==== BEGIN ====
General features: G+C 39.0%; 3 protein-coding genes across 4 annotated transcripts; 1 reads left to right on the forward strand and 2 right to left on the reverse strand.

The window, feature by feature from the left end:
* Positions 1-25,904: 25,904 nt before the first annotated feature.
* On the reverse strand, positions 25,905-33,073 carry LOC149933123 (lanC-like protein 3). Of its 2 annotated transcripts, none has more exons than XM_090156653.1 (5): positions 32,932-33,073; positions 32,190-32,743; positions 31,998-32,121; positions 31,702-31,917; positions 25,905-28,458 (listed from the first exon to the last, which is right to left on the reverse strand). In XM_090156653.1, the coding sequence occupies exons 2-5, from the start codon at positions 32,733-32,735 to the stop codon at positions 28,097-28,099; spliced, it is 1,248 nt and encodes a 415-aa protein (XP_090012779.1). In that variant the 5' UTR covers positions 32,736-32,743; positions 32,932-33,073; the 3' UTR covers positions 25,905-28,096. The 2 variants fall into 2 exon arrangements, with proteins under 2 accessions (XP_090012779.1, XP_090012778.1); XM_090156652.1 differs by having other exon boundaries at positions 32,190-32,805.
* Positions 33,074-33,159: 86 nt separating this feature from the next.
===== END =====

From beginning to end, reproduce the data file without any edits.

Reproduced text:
General features: G+C 39.0%; 3 protein-coding genes across 4 annotated transcripts; 1 reads left to right on the forward strand and 2 right to left on the reverse strand.

The window, feature by feature from the left end:
* Positions 1-25,904: 25,904 nt before the first annotated feature.
* On the reverse strand, positions 25,905-33,073 carry LOC149933123 (lanC-like protein 3). Of its 2 annotated transcripts, none has more exons than XM_090156653.1 (5): positions 32,932-33,073; positions 32,190-32,743; positions 31,998-32,121; positions 31,702-31,917; positions 25,905-28,458 (listed from the first exon to the last, which is right to left on the reverse strand). In XM_090156653.1, the coding sequence occupies exons 2-5, from the start codon at positions 32,733-32,735 to the stop codon at positions 28,097-28,099; spliced, it is 1,248 nt and encodes a 415-aa protein (XP_090012779.1). In that variant the 5' UTR covers positions 32,736-32,743; positions 32,932-33,073; the 3' UTR covers positions 25,905-28,096. The 2 variants fall into 2 exon arrangements, with proteins under 2 accessions (XP_090012779.1, XP_090012778.1); XM_090156652.1 differs by having other exon boundaries at positions 32,190-32,805.
* Positions 33,074-33,159: 86 nt separating this feature from the next.